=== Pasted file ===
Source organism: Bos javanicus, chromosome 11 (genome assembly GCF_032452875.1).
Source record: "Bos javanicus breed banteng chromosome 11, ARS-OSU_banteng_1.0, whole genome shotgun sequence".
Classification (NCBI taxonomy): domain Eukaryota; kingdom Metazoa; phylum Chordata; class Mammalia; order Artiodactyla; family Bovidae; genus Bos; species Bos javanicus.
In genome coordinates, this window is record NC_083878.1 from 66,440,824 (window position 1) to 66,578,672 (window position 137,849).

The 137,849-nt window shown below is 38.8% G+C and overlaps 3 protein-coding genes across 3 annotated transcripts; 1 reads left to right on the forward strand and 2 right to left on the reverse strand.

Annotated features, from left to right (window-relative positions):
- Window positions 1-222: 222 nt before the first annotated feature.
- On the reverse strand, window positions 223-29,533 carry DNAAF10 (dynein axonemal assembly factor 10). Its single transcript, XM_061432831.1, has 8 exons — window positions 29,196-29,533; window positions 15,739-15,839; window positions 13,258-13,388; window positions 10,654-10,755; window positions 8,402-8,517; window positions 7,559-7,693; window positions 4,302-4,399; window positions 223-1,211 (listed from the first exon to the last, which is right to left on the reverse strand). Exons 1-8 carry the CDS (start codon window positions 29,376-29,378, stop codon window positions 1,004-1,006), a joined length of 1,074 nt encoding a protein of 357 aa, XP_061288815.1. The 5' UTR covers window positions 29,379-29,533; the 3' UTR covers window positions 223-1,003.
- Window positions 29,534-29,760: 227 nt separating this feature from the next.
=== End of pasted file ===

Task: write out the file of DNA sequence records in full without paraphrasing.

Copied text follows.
Source organism: Bos javanicus, chromosome 11 (genome assembly GCF_032452875.1).
Source record: "Bos javanicus breed banteng chromosome 11, ARS-OSU_banteng_1.0, whole genome shotgun sequence".
Classification (NCBI taxonomy): domain Eukaryota; kingdom Metazoa; phylum Chordata; class Mammalia; order Artiodactyla; family Bovidae; genus Bos; species Bos javanicus.
In genome coordinates, this window is record NC_083878.1 from 66,440,824 (window position 1) to 66,578,672 (window position 137,849).

The 137,849-nt window shown below is 38.8% G+C and overlaps 3 protein-coding genes across 3 annotated transcripts; 1 reads left to right on the forward strand and 2 right to left on the reverse strand.

Annotated features, from left to right (window-relative positions):
- Window positions 1-222: 222 nt before the first annotated feature.
- On the reverse strand, window positions 223-29,533 carry DNAAF10 (dynein axonemal assembly factor 10). Its single transcript, XM_061432831.1, has 8 exons — window positions 29,196-29,533; window positions 15,739-15,839; window positions 13,258-13,388; window positions 10,654-10,755; window positions 8,402-8,517; window positions 7,559-7,693; window positions 4,302-4,399; window positions 223-1,211 (listed from the first exon to the last, which is right to left on the reverse strand). Exons 1-8 carry the CDS (start codon window positions 29,376-29,378, stop codon window positions 1,004-1,006), a joined length of 1,074 nt encoding a protein of 357 aa, XP_061288815.1. The 5' UTR covers window positions 29,379-29,533; the 3' UTR covers window positions 223-1,003.
- Window positions 29,534-29,760: 227 nt separating this feature from the next.